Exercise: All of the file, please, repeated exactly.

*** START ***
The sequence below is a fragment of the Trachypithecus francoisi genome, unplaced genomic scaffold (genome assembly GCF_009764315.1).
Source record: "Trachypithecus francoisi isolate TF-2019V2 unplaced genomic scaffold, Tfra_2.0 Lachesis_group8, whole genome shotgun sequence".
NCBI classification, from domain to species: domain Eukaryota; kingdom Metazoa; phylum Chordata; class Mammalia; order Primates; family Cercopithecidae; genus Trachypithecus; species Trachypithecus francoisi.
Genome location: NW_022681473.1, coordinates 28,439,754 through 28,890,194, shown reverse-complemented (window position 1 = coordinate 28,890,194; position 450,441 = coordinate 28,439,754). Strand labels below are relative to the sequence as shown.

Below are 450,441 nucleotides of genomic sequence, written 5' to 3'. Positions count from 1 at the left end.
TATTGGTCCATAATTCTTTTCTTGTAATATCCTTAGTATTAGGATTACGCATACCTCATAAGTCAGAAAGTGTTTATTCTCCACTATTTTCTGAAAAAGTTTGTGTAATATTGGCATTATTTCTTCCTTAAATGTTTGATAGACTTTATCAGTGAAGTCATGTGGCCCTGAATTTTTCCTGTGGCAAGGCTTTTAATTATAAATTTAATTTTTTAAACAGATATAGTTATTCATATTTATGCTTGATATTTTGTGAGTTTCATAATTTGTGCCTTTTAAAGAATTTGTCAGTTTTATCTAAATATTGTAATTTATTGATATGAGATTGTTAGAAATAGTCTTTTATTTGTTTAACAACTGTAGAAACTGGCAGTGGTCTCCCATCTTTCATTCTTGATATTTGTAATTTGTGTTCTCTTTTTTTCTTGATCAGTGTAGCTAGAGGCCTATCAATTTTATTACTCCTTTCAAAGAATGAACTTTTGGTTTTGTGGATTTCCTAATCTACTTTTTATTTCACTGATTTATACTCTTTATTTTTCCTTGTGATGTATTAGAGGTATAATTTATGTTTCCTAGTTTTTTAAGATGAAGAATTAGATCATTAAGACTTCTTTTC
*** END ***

The sequence below is a fragment of the Trachypithecus francoisi genome, unplaced genomic scaffold (genome assembly GCF_009764315.1).
Source record: "Trachypithecus francoisi isolate TF-2019V2 unplaced genomic scaffold, Tfra_2.0 Lachesis_group8, whole genome shotgun sequence".
NCBI classification, from domain to species: domain Eukaryota; kingdom Metazoa; phylum Chordata; class Mammalia; order Primates; family Cercopithecidae; genus Trachypithecus; species Trachypithecus francoisi.
Genome location: NW_022681473.1, coordinates 28,439,754 through 28,890,194, shown reverse-complemented (window position 1 = coordinate 28,890,194; position 450,441 = coordinate 28,439,754). Strand labels below are relative to the sequence as shown.

Below are 450,441 nucleotides of genomic sequence, written 5' to 3'. Positions count from 1 at the left end.
TATTGGTCCATAATTCTTTTCTTGTAATATCCTTAGTATTAGGATTACGCATACCTCATAAGTCAGAAAGTGTTTATTCTCCACTATTTTCTGAAAAAGTTTGTGTAATATTGGCATTATTTCTTCCTTAAATGTTTGATAGACTTTATCAGTGAAGTCATGTGGCCCTGAATTTTTCCTGTGGCAAGGCTTTTAATTATAAATTTAATTTTTTAAACAGATATAGTTATTCATATTTATGCTTGATATTTTGTGAGTTTCATAATTTGTGCCTTTTAAAGAATTTGTCAGTTTTATCTAAATATTGTAATTTATTGATATGAGATTGTTAGAAATAGTCTTTTATTTGTTTAACAACTGTAGAAACTGGCAGTGGTCTCCCATCTTTCATTCTTGATATTTGTAATTTGTGTTCTCTTTTTTTCTTGATCAGTGTAGCTAGAGGCCTATCAATTTTATTACTCCTTTCAAAGAATGAACTTTTGGTTTTGTGGATTTCCTAATCTACTTTTTATTTCACTGATTTATACTCTTTATTTTTCCTTGTGATGTATTAGAGGTATAATTTATGTTTCCTAGTTTTTTAAGATGAAGAATTAGATCATTAAGACTTCTTTTC